My next project I had started thinking about last week when my sister asked if I had ever made bread. I had never done so because my style of cooking and baking boils down to the fact that I want delicious food, and I want it now. NOW! The whole idea of waiting for dough to rise was never appealing to me, and knowing how to make bread could be very dangerous.DANGER DANGER! —- Warning! If you are watching your carb intake this could be a slippery slope…. but so worth it. And the wait was not a problem because I was still working on my mixer (remember how cute that was?? ^^).
Without further adieu, let me present to you: Rosemary Garlic Bread.
That’s right, it was so good I had to use italics and bold.
I started by pulling out all of my ingredients. Simple enough. When a recipe has less than 10 ingredients, I am in. Then I proceeded to follow the recipe diligently, and fermented my yeast in water, chopped my garlic and rosemary, and blended everything else together in a food processor. SIMPLE. I am telling you, it was probably one of the easiest things I have made in a while.Then I put it all in a bowl I had oiled, covered it, and waited.and waited…and waited…Okay it was only about an hour but I checked it every 10 minutes. The smell of rosemary is killer. It’s one of those smells that takes up the whole house and just makes you smile.Okay, now I was done waiting, and it was time to throw some flour on them and form them into loaves. Per the recipe (below), there were a few more waiting periods once the loaves were formed.
Then into the oven, and about 40 minutes later, bread!!
2 small cookie sheets or a large (at least 11×17-inch) jelly roll pan
To make the dough, in a small bowl or glass measuring cup place water and sprinkle yeast on surface, allowing it to stand for three minutes before whisking. After dissolved, whisk in the olive oil. To mix dough in a full-sized food processor, place 2 3/4 cup all-purpose flour and 2 1/2 cups whole wheat flour, garlic, rosemary, and salt in bowl of the food processor fitted with a dough blade.
Add water, oil, and yeast mixture and process to form a smooth, elastic and slightly sticky dough, about 45 seconds. Incorporate the remaining 1/4 cup all-purpose flour a tablespoon at time if the dough is too soft.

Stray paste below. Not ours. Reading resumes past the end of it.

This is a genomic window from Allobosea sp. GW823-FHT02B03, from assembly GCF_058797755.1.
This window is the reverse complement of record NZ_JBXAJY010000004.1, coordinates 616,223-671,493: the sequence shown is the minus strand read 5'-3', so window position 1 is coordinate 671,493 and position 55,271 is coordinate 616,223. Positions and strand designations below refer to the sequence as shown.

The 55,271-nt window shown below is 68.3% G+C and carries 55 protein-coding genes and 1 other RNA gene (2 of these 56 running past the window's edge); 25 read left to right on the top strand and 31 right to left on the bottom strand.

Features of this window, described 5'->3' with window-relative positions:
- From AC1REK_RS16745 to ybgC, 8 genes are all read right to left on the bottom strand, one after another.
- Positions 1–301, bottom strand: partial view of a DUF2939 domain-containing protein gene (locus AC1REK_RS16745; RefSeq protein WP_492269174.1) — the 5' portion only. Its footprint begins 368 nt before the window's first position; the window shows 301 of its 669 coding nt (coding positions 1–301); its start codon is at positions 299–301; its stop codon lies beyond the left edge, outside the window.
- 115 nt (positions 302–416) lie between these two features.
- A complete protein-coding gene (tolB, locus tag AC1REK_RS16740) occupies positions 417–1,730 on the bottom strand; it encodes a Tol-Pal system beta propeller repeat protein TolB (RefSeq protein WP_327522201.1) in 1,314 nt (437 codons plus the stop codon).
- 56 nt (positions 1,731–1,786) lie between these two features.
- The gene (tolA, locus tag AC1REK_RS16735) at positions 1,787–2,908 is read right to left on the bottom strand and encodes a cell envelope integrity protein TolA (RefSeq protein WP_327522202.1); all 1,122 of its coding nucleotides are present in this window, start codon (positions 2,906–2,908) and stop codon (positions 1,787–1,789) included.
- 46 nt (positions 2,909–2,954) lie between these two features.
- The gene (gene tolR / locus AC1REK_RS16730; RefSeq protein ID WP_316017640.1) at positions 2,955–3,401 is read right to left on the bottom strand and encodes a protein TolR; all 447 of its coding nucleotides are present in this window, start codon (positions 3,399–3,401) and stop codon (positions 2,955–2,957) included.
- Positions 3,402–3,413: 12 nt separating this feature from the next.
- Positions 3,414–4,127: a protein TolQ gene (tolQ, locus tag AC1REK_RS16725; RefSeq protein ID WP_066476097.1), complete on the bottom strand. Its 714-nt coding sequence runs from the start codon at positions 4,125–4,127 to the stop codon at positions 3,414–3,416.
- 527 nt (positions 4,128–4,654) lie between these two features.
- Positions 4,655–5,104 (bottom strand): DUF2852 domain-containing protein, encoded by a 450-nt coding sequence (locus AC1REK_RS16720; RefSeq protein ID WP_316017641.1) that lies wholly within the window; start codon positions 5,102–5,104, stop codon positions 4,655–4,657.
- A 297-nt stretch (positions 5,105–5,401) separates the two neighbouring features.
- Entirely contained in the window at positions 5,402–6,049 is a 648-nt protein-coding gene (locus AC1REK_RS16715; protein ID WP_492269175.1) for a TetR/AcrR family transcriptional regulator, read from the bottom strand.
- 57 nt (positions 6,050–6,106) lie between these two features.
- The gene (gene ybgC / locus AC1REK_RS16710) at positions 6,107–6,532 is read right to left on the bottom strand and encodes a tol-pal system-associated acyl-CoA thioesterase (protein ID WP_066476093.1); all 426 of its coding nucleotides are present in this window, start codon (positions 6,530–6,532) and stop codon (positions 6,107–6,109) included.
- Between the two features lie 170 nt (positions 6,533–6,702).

Place dough in an oiled bowl and turn dough over so top is oiled. Cover bowl with plastic wrap and allow dough to rise at room temperature until doubled.
To shape loaves, scrape risen dough onto a lightly floured surface and press it to deflate it. Divide dough in half and shape one piece at a time. Press dough into a square, then roll it up tightly. Rotate cylinder of dough 90 degrees and roll up again from short end. Arrange dough seam side down, cover with plastic or a towel and let it rest of 5 minutes. Repeat with remaining piece of dough.
Dust pan with cornmeal. Roll each piece of dough under palms of your hands to elongate it. Work from middle of loaf outward, pointing the ends slightly. Place loaves seam side down on cookie sheets and dust each loaf heavily with flour, using about 1/4 cup in all. Cover with plastic or a towel and allow to rise until doubled.
About 30 minutes before you intend to bake the loaves, preheat oven to 500 degrees F and set racks at the middle and lowest levels. Set a pan on the lowest rack to absorb some of the excess bottom heat and keep the bottom of the loaves from burning.
Holding a razor blade or the point of a very sharp knife at a 30-degree angle to the top of each loaf, make 3 to 4 diagonal slashes in each loaf. Immediately place loaves in oven and lower temperature 450 degrees F. After loaves have baked for 20 minutes and are completely risen, lower temperature to 350 degrees F and continue baking about 20 to 30 minutes longer, until bread reaches an internal temperature of about 210-220 degrees F. Remove loaves from oven and cool on a rack. Enjoy!